Classical is Back

Since when has non-vocal orchestra played in the Park Slope’s Cocoa Bar café, and its patrons actually enjoyed the symphony?

Judging by the number of restaurants, throughout the city that actually play New York’s only classical music station 105.9 FM –which doesn’t include the cliché upper-crust Manhattan eateries- there is, once again, a public appreciation of classical music, the music in which set the roots for other future music genres.

“When I go to any restaurant in the city, preferably a café, I want them to play the symphony station,” says Barni van Pol, 22, a recent Hunter graduate currently scouting for orchestra positions. Van Pol plays the clarinet.

Van Pol, from Liège, Belgium is a small man, 5’9 with broken vintage Givenchy spectacles and ash-blond hair. He actually favors the present day, fashion flamboyance lacked, Wolfgang Mozart.

Mozart is one of the many inspirations Van Pol emulates when he writes his own musical pieces. But why does he chooses to write classical music, above all other well-paid musical alternatives?

According to Van Pol, “classical is so vast, and so mysterious,” as he speaks his eyes grow larger, as if the “classical” space was too vast to be described. “It’s literally so big and large, that it’s rather impassible to comprehend why it’s not a favourable music source these days. I always thought people loved mystery, and adventure, and that’s all classical offers.”

Classical music dates back to the height of 17th century Imperial Europe, takes it roots from early Christian and Medieval music. It was a favorite amongst the elite members of this time, particularly the Hapsburgs of the Austrian Holy Roman Empire.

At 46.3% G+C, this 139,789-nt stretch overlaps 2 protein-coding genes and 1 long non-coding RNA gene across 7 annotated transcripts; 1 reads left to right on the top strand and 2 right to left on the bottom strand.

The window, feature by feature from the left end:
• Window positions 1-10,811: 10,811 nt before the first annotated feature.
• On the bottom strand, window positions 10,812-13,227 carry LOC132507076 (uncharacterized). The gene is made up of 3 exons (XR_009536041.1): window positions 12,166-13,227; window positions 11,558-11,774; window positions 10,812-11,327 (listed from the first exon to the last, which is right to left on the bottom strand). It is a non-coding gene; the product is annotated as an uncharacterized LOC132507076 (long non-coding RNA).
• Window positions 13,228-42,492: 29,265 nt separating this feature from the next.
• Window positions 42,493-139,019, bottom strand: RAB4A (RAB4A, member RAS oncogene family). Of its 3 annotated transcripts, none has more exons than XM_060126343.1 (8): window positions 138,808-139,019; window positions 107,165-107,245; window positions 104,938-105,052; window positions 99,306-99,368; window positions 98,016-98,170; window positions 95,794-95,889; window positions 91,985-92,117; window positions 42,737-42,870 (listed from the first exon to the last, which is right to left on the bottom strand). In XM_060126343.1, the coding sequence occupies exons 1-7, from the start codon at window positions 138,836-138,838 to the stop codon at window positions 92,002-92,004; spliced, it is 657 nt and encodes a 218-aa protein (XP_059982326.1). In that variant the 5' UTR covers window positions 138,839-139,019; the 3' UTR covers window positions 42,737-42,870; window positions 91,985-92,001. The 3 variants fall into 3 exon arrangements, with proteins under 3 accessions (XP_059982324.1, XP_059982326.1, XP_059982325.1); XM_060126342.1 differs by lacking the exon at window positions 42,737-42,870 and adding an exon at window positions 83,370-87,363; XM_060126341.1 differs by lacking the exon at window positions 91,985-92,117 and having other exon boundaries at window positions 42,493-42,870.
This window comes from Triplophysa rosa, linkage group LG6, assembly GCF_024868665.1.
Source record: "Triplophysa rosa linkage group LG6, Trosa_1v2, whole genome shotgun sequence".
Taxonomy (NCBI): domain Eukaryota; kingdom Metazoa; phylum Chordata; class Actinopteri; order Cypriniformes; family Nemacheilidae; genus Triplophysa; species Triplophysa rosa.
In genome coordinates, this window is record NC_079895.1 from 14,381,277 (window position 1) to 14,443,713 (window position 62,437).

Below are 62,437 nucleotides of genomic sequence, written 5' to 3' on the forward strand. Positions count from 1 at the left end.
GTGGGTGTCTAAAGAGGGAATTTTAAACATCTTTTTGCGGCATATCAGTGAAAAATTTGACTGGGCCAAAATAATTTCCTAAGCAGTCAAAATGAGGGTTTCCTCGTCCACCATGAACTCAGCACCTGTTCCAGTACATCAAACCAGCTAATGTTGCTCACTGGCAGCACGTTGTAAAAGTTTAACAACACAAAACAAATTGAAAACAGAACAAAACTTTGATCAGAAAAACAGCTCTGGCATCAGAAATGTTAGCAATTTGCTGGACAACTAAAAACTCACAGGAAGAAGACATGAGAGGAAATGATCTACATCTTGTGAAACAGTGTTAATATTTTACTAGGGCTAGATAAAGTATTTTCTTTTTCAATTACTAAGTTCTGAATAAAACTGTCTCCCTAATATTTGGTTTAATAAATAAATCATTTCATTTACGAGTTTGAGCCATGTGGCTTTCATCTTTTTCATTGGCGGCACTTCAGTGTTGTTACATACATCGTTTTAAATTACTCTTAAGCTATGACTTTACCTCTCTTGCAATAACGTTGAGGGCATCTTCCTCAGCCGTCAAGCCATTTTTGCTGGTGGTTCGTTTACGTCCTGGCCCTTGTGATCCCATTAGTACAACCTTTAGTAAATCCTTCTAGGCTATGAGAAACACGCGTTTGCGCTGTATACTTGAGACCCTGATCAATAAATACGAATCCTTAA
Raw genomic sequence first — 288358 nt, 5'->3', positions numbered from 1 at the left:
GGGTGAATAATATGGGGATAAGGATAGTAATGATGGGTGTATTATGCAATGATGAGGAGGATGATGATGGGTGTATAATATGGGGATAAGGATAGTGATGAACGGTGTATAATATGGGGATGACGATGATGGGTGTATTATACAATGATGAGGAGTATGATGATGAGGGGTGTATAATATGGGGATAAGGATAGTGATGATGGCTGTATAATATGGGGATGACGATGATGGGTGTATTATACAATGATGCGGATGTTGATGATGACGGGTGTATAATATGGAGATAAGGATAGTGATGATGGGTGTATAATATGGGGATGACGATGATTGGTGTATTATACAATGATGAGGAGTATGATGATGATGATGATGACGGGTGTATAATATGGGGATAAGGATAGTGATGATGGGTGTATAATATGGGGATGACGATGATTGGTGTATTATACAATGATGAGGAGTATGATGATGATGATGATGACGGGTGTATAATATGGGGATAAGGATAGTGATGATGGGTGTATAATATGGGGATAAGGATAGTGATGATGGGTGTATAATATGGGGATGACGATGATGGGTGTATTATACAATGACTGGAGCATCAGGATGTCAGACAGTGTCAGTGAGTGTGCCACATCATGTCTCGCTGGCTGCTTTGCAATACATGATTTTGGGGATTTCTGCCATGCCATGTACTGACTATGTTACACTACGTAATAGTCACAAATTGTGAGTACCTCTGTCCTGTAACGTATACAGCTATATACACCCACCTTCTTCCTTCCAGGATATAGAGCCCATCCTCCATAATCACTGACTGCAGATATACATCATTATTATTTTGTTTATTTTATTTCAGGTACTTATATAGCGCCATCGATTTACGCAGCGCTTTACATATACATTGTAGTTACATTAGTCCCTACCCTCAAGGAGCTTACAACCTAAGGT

Mozart often was courted by the Hapsburgs during the reign of Joseph II, brother to Marie Antoinette. And his music, though often adapted and changed, has been a substantial influence of classical artistes today.

“These days, many people don’t know that Vienna was once the musical capital of the world,” states van Pol. “And to a classical artist, Vienna is where one has to go to get the real roots, the flavor and the true drive that classical has to offer.”

Classical musician Jeremy Weinglass stated something similar to van Pol that people these days are looking for music outside of the lyrics and the beat. “But listening to classical music can make you smarter, but aside that, with all these new and different people coming out now, classical, is a breath of fresh air, because it is so refreshing to listen too.

With a renewed public interest in masters such as Mozart and Beethoven, many piano stores see a rise in piano sales, as well as lessons. Especially, Faust Harrisons Pianos, located on West 58th St in the Theatre District.

At Faust Harrisons, a sales associate played the organ as van Pol and another unnamed man busied themselves at their own piano stations. Instead of trying to sell, he instead looked on at the other man who was playing the piano quiet awkwardly and off-key and gave little pointers.

“People come in here and play all the time, and we allow it,” he said, and he wished not to be identified. “I would say, it’s the same people who continue to show, not so much of a rise of new faces coming, but there is definitely a rise in sales I can say.”